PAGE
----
I had the privilege of attending 2 days of civil society meetings of HIV/AIDS non-government organizations this Wednesday and Thursday.
They were a fantastic opportunity to get a snapshot of the HIV/AIDS epidemic in the country and learn about Malawian responses.
I arrived with the WUSC-Malawi Country Director on Wednesday morning. I had been forewarned that time is viewed differently here, so I wasn’t surprised when, at 9:30 (Meeting was scheduled to start at 9), the facilitator announced that 3 meeting attendees were running late and asked if it would be ok if we waited another 45 minutes for them?
Consensus was reached that we would wait. The meetings officially opened after 10.
Something I have learned quickly about meetings here is that they always start and end with a prayer.
*A word on the prayers: They seemed a bit odd to me at first and I was quite skeptical of the practice. I must say that I am now quite enjoying the prayers.
Although I may not experience the act of prayer in the same way as most attendees (i.e. my spiritual belief system is not founded solely in any one religion and does not translate into taking the bible literally), I love the act of taking time to consciously and collectively set positive intention for the task at hand. I also enjoy the expression of gratitude. *
After the prayer and introductions, the facilitator announced that we would take our first break as it was 10:30 and many people hadn’t eaten or taken tea since breakfast! We then took a 30 minutes break although we had yet to dive into the substance of the meetings.
About 5 minutes into the first presentation, the power cuts. The room immediately starts getting even hotter and we continue the presentations in the dark. By the end of the day, the power has gone off more times than I can count. This is becoming an increasing trend… but more on that later.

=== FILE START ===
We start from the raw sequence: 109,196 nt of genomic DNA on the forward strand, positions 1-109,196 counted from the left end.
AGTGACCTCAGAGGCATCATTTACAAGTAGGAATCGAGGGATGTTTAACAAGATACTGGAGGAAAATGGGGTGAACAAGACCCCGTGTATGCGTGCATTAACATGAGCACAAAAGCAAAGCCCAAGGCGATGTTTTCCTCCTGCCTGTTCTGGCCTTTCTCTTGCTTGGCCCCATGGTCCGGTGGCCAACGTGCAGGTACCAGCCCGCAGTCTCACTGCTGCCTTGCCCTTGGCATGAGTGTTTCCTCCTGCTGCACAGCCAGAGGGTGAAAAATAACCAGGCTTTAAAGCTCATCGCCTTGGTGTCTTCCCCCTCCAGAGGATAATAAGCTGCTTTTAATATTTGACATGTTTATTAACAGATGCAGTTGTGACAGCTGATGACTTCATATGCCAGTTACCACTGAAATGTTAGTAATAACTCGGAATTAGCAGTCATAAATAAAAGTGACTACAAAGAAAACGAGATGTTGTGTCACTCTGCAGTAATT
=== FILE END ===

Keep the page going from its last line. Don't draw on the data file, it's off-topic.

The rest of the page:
Some interesting things that I learned about HIV in Malawi:
-The infection rate has dropped in the past years from approximately 12% to 10.6%.
-Young women ages 15-24 are increasingly vulnerable to contracting HIV as the practice of transactional sex increases. The ‘sugar-daddy’ phenomenon is alive and well here as women have very little economic power. Many women will date and sleep with older, educated and wealthy men in return for the 3 C’s (Cash, Car, Cell Phone). Given the economic and traditional gender power disparities, it is difficult for women to negotiate condom use.
· -In the same vein, HIV is also very present in educated, wealthy men. At the meetings, an out-spoken and fiery female representative from Malawi’s National AIDS Commission highlighted the irony of having a room of mostly educated, well-off men identifying ways to decrease HIV infection in the country. She said that perhaps instead of trying to think of ways to empower economically disadvantaged women to negotiate condom use, the attendees should have a drink together after the meeting and consider what they should do in their personal lives to slow the spread of the virus. I wanted to stand up and applaud but opted to sit quietly in my seat instead. In another glorious moment she admits to personally be unable to use a female condom with her husband despite her relatively high economic power. She questioned out loud how she could expect a young, impoverished woman in a rural area to convince her partner to use a female condom when she herself could not.